Because all the best people in Christianity, in the first century, all the heroes of the Christian faith, all of them were treated terribly by the first century Roman empire, and by the temple. So, just to let you know where we’re coming from, the idea that a good God who allows bad things to happen to good people can’t exist. I don’t know where you got that. You did not get that from Christianity, and no one that I know of has ever built a case for God based on a lack of evil in the world. So, here’s the point, if you lost faith in the Bodyguard God, good. Bodyguard God does not exist. You are exactly, exactly right. But for some of you, and I understand this. We’re gonna talk about it in detail in a few weeks. The whole idea of a God that will protect you from bad things, it was the defining characteristic of God for you growing up. It was the defining characteristic of God as it was explained to you in your church. It was the defining characteristic of God, everything hinged on, “God will protect good people from bad things.” Then you saw enough bad things happen to good people, and your faith collapsed. I think, this is just my opinion, you had the wrong God.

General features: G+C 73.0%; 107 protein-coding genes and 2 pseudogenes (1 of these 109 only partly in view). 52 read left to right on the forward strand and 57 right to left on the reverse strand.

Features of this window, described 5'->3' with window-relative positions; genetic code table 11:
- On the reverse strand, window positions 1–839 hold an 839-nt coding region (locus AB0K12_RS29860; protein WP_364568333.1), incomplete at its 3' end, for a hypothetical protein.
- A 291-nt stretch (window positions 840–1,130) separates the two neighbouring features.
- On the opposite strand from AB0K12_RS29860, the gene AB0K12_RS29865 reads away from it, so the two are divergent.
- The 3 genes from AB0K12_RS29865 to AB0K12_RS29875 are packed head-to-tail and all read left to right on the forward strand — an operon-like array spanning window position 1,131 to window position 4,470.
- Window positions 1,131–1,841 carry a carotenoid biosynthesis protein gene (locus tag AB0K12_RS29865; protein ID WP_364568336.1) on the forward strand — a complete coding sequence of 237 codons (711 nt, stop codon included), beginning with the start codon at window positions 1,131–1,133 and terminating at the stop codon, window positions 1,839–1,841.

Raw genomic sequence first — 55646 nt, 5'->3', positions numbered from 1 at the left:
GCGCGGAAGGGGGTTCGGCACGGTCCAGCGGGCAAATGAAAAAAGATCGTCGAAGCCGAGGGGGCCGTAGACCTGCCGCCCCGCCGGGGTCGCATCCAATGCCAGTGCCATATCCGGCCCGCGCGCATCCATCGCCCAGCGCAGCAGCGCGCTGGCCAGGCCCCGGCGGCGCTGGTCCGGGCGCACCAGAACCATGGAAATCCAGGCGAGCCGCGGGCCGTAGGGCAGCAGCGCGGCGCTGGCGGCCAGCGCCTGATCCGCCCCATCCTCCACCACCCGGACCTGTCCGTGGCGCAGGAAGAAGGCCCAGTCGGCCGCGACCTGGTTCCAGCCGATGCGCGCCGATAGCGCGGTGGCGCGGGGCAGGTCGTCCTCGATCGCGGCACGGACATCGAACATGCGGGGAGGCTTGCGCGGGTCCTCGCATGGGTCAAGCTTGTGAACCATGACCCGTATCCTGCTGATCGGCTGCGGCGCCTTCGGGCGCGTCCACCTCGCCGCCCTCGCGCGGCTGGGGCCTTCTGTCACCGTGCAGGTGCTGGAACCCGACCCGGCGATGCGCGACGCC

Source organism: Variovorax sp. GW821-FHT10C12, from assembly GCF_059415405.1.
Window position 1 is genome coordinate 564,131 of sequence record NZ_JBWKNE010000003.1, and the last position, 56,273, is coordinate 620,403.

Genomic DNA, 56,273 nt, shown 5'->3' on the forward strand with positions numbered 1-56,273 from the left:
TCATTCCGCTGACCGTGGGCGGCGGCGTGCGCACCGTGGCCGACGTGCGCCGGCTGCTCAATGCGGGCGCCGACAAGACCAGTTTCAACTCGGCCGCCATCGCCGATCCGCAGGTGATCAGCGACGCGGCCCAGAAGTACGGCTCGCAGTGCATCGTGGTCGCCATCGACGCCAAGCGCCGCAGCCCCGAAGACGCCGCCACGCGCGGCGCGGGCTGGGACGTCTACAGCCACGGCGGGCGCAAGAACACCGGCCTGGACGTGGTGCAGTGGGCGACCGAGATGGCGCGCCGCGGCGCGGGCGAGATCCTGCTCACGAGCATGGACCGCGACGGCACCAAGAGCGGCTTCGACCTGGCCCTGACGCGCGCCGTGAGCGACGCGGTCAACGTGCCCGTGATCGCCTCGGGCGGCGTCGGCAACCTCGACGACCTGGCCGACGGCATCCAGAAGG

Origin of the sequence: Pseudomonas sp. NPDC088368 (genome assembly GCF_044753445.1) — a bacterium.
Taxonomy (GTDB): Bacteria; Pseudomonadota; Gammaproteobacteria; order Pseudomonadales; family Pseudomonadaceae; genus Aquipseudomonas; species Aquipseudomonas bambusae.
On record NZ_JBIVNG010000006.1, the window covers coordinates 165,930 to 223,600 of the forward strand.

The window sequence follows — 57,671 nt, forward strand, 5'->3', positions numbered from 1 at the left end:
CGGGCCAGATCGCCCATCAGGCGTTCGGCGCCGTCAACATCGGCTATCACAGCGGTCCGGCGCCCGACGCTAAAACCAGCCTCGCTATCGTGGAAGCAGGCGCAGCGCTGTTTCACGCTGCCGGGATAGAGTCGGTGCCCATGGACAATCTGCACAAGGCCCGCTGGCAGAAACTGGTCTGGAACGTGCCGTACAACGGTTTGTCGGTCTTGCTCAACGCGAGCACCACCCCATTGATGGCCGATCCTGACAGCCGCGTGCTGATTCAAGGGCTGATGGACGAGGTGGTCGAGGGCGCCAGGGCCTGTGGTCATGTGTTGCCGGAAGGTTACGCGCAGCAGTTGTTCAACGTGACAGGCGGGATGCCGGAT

Close to, and similar to, Bodyguard God is On-Demand God. On-Demand God. Now, On-Demand God [laughter] is the God… You laugh, but you wish God was this way, and you treat God this way, and your faith gets a little shaken when God doesn’t act on demand. On-Demand God is the God who responds to fair and selfless requests the way we would. It’s the God that responds to fair… “Look, I’m not asking to change the world, I just need a date.” The fair [laughter] and selfless requests, “I’m not even asking for me to have a date, I want my daughter to have a date, please, I want my son to have a date.” Actually, I want them to get married and have me some grandchildren, but that’s about me. [laughter] It’s this On-Demand God, where we would expect God to do for us at least, I mean, I’m not even God, at least what I would do for somebody else. That God would answer my prayer, and again, I’m not asking for anything big. I just think if there’s a personal God, then when I need something or want something, God should do what I need and God should do what I want. But that’s not your experience, right? Why? You asked for an answer and heard nothing? You asked for a sign, maybe, and saw nothing. You asked for a miracle and you received nothing.